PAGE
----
- Category: News
28 Jul 2011
- Written by Tri-State Defender Newsroom
Special to the Tri-State Defender
Skeptics remain, but the arrow is pointing toward a resolution of the flap that has threatened the on-time opening of the 2011-12 Memphis City Schools academic year.
After doing a two-step, the Memphis City Schools (MCS) Board of Commissioners has backed a scenario that would have students in class as scheduled on Monday, Aug. 8. The elements include City Council approval of the board’s $884 million budget request to the City Council, which will consider the matter at a special called session on Tuesday (Aug. 2).
The planned school opening fell into jeopardy last week when the board voted to postpone the start of the school year indefinitely until the city paid up on money the board is owed.
Council Chairman Myron Lowery had not been reached for comment by TSD press time, but District 3 Councilman Harold Collins said the prospect of Council approval was favorable.
“This has been one of those deals where people have thrown a grenade requesting funds we don’t even have yet,” said Collins. “The tax bills haven’t even been distributed yet, so that’s money we really don’t have. I expect it to pass, but we will pay close attention to the amount requested. Enrollment is declining and that will be a factor.”
On Tuesday night, the MCS board embraced a funding plan that would direct about 80 percent of the city’s required contribution to the schools by early October, much earlier than what has been the recent norm. That move would put MCS in position to get rolling until later in the month when the coffers to what eventually would total about $450 in state funds would open up.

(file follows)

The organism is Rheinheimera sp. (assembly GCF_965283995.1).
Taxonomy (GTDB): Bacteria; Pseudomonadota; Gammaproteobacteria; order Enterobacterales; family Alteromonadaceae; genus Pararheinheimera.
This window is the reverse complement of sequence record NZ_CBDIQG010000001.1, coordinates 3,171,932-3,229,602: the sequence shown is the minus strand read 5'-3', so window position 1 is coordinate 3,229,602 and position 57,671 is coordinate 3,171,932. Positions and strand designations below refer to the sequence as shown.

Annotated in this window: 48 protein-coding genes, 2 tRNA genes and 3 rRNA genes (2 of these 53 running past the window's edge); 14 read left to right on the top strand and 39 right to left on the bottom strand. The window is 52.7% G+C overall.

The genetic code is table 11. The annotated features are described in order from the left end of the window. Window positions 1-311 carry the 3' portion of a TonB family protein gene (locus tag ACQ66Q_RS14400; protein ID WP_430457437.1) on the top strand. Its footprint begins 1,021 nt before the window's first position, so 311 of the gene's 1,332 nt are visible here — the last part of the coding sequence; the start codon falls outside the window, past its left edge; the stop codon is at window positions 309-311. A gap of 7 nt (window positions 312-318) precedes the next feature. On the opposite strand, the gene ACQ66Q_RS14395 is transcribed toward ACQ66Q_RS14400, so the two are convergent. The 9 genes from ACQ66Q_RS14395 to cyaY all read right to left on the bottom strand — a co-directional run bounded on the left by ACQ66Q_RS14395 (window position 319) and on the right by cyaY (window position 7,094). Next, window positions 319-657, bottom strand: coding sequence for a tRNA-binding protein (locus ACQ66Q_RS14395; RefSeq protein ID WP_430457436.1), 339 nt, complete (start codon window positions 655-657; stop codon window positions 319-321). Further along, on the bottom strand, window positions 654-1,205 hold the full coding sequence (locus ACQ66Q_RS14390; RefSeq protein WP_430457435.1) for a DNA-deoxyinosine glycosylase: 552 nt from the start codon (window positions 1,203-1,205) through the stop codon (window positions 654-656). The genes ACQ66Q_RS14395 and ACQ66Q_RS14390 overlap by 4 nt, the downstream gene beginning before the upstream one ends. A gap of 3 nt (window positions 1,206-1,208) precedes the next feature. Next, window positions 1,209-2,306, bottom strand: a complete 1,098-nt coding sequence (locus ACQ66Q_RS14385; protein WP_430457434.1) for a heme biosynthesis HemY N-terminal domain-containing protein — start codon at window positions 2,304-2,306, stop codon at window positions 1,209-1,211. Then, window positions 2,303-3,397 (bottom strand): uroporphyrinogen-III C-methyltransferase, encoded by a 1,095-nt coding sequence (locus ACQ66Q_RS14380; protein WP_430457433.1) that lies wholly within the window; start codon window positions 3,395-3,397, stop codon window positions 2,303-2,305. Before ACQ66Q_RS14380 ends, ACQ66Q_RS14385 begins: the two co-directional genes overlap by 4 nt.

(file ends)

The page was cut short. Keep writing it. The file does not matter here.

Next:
The board’s agreement stipulates that the city embrace the payment arrangement, which would include a first installment by Aug. 5 of $12 million.
At Tuesday’s meeting, the Rev. Dr. Kenneth Whalum Jr., said he still didn’t trust city government.
“The only reason I am voting with you all on this one is because you supported me at the beginning of all this,” said Whalum. “And I hope it does work because nothing should hinder our children from going to school.”
But, said Whalum, “you ought to see the proposals I have ready just in case they don’t.”
An enrollment decrease that the board learned of after crafting its budget proposal means that the city is obligated to pay $68.4 million for the 2011-12 fiscal year, down from the $78.2 million in the MCS budget. That translates into cuts and MCS Supt. Kriner Cash said he is already squeezing blood from pennies.
“I’m operating on a day to day budget basis, and that is no way to run a school system. We are going to have to cut and cut again unless the city gives us the funds due to us,” said Cash.
Mayor AC Wharton said he has every expectation that the council will approve the budget and that the schools will open on time.
“I’m not dwelling on how we got this way, placing the blame on anyone or launching rockets. There’s always good to come up out of bad, so if we get nothing but a (payment schedule) out of this, at least we have that,” Wharton said in a TSD interview on Wednesday.
Still, schooling often is confused with education, said Wharton.
“Quite the contrary to what many believe, supporting education is not about spending money. Schooling is what goes on in those brick buildings; education goes on 24 hours a day.”